What defines a great team?
Not just the ability to win big, or win regularly, or take home trophies. Teams do that every year across every sport.
What the very best can do that the pretenders cannot is win the tight ones - not just occasionally, or with a little luck, but with such regular dead-eyed poise that it is as much a habit as tying up bootlaces or shaking hands at the close.
There could be no surprise in New Zealand's 34-16 win over Wales at a first raucous and then silenced Millennium Stadium. Here are three things that have happened since Wales last beat the All Blacks: the opening of Britain's first motorway, the debut single of Elvis Presley, the end of rationing.
There were even those - Wales coach Warren Gatland among them - who chose to bemoan bad luck at inopportune moments, most noticeably the unkind bounce that beat Leigh Halfpenny and allowed Beauden Barrett to gather his own chip and put his side into a late lead that they would never relinquish.
That is to underestimate what sets this All Blacks team apart. Wales may have led 13-10 with 17 minutes to go and then 16-15 with 11 left on the clock. That they were then hit by a black-shirted blitz that yielded 18 points in seven minutes had nothing to do with fortune and everything to do with the gulf between the world champions and the rest.
For these late tornados are no freak occurrence. From Dan Carter's drop goal against Ireland in 2012 to Ryan Crotty's try in Dublin a year later, from Conrad Smith's try in the first Test against England this summer to Malakai Fekitoa's converted try against Australia in October, the All Blacks have made the point again and again: when the pressure is on, you will crumble, and we will thrive.
They are to rugby in this era what Sir Alex Ferguson's Manchester United were to football in the past two decades.
There is never a panic, never an urge to try something miraculous. There is just belief, a clinical composure and the physical and mental fitness to strike the critical blow at the decisive juncture.
Wales played with admirable passion and power for three-quarters of this frantic, error-strewn contest. But, the reaction of the All Blacks leaders afterwards spoke of the vast difference between nearly and never.
"I don't think that we wriggled off the hook," said coach Steve Hansen, almost bemused. "Games are played for 80 minutes and you've got to play for 80."
"It wasn't as if we were under the pump," said his record-breaking captain Richie McCaw. "We just had to hold the ball."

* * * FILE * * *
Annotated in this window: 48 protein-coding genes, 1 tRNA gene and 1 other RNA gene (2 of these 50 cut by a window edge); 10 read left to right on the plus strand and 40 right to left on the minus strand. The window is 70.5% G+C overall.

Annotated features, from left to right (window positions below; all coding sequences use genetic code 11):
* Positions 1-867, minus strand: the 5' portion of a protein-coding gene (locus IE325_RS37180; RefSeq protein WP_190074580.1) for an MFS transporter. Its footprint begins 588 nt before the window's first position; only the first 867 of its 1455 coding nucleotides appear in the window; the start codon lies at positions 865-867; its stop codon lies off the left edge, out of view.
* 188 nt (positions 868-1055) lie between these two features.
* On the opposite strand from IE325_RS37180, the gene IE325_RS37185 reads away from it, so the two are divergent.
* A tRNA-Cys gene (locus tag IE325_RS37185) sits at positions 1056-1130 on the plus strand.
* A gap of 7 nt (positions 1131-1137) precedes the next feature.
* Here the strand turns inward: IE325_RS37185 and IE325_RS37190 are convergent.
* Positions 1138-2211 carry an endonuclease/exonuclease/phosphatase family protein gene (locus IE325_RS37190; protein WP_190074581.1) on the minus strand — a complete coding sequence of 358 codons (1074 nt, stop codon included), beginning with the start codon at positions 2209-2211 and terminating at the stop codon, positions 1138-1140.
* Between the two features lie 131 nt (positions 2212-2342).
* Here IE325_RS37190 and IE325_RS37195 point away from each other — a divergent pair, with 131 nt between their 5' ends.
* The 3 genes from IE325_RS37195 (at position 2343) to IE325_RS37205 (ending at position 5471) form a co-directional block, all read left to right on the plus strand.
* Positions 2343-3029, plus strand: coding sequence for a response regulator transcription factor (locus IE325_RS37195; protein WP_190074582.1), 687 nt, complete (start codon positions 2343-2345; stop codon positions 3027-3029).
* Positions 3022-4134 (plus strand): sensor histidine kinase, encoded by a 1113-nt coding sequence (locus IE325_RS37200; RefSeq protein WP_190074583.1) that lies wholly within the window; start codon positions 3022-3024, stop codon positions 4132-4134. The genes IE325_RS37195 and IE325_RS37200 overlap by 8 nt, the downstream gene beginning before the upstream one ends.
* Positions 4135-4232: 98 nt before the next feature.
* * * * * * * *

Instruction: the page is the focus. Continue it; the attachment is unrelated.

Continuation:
McCaw is not one for histrionics. In harness with Hansen he could win the Deadpan World Championships with room to spare.
For 60 minutes their team knocked the ball on, kicked it out on the full and were turned over repeatedly at the breakdown. They looked average, tired, uninspired.
It wasn't rugby rope-a-dope. Wales were ferocious when the ball was on the floor and up fast and furious when the opposition had it in hand.
They fought back once when Rhys Webb's snipe and gather of Taulupe Faletau's return pass cancelled out Julian Savea's try, and then again with forward power and Halfpenny's boot when Barrett's cross-field kick brilliantly set up Jerome Kaino for another.
At their backs they had a support as raging as anything in world rugby, the sort of partisan atmosphere that England coach Stuart Lancaster fantasises about creating at Twickenham. They even had a random half-time appearance from a show-boating David Hasselhoff ("New Zealand gave us the haka. Later we'll give them the Hoffa!").
But in the key little moments it was Wales who stumbled and fumbled, New Zealand who accelerated into the distance.
With a lead of three and the ball deep in the All Blacks 22, Webb knocked on with men outside him. Halfpenny, with a kick to clear, chose instead to take the ball back into contact after a fine Welsh turnover and was himself stripped of the ball before Savea's score. Mike Phillips delayed his own clearing kick fractionally too long and Kieran Read charged it down for another.
The All Blacks? 17-stone hooker Dane Coles ran fast and straight down the left flank before drawing the covering tackle like a skinny wing wonder of old to feed McCaw in the build-up to Kaino's score.
It was simple, but it was also the sort of thing that only seems to happen to New Zealand tight forwards. Even their battering-rams can cut holes like a fencer's foil.
It is 61 years and counting now for the men in red against those in black, 26 defeats stretching back in a long row to the year when Everest was first scaled and Queen Elizabeth crowned.
Gatland is responsible only for the last seven of those, but he has now lost 22 straight matches against the southern hemisphere big boys of New Zealand, Australia and South Africa. He has seen his side concede an average of 23 points in their last 11 Tests.
This is also now Wales's worst set of results in a calendar year since 2010, when they managed only two wins from 12. A year later, of course, they were a late penalty away from reaching the World Cup final, and Gatland - winner of two Grand Slams in his tenure, beneficiary of a long-term and lucrative contract - could yet oversee a similar renaissance.
But, with every passing week, his greatest challenge at that World Cup appears to be getting out of that demolition derby of a group that also includes England, Australia and Fiji.
Ireland have been reinvigorated under Joe Schmidt, Scotland revitalised by Vern Cotter. Wales are resolutely Gatland's Wales: physical, combative, often predictable.
"I can't ask the players to give any more than they did today," said Gatland on Saturday night.
He will have to. Because at the level this team aspires to, they are consistently, if bravely, falling short.